The University of Lodz was awarded with the Erasmus Charter for Higher Education for the whole period of the Erasmus+ Programme (2014-2020).
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Erasmus+ aims at boosting skills and employability, and modernising Education, Training and Youth work. The seven year programme will have a budget of €14.7 billion. This represents a 40% increase compared to current spending levels and shows the EU’s commitment to investing in these areas.
Erasmus+ will provide opportunities for over 4 million Europeans to study, train, gain work experience and volunteer abroad. In addition to providing grants for individuals, Erasmus+ will support transnational partnerships among Education, Training and Youth institutions and organisations to foster cooperation and bridge the worlds of Education and work in order to tackle the skills gaps we are facing in Europe. It will also support national efforts to modernise Education, Training and Youth systems. In the field of Sport, there will be support for grassroots projects and cross-border challenges such as combating match-fixing, doping, violence and racism.
Erasmus+ brings together seven existing EU programmes in the fields of Education, Training and Youth; it will for the first time provide support for Sport. As an integrated programme, Erasmus+ offers more opportunities for cooperation across the Education, Training and Youth sectors and is easier to access than its predecessors, with simplified funding rules.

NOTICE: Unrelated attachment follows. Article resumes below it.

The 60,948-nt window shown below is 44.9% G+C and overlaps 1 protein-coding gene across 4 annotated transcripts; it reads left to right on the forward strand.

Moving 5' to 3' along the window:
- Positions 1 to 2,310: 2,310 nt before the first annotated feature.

Erasmus+ sustains the tradition of the Erasmus Programme mobility
The Erasmus Programme (EuRopean Community Action Scheme for the Mobility of University Students), a.k.a. Erasmus Project is a European Union (EU) student exchange programme established in 1987.
It forms a major part of the EU Lifelong Learning Programme 2007–2013 (2013/2014 is its last academic year), and is the operational framework for the European Commission’s initiatives in higher education. Its actions are now continued within the Erasmus+ Programme described above.
History. The Erasmus Programme, together with a number of other independent Programmes, was incorporated into the Socrates programme established by the European Commission in 1994. The Socrates programme ended on 31 December 1999 and was replaced with the Socrates II Programme on 24 January 2000, which in turn was replaced by the Lifelong Learning Programme 2007–2013 (LLP-Erasmus) on 1 January 2007. Erasmus+ (2014-2020), approved in December 2013, is the new catch-all framework program. All previous programs like Youth in Action, Erasmus and LLP are included in Erasmus+ (Based on Wikipedia)
Why go on Erasmus? The programmes give students the opportunity to study abroad, a chance to experience life in other countries rich in different history and culture. Immersion experience in another culture strengthens understanding of the world and the appreciation of international contribution to knowledge. It offers an opportunity to learn how to cope with international environment, and communicate across barriers of customs, languages, geography and politics.
It is a great project which the University of Lodz is proud to be part of.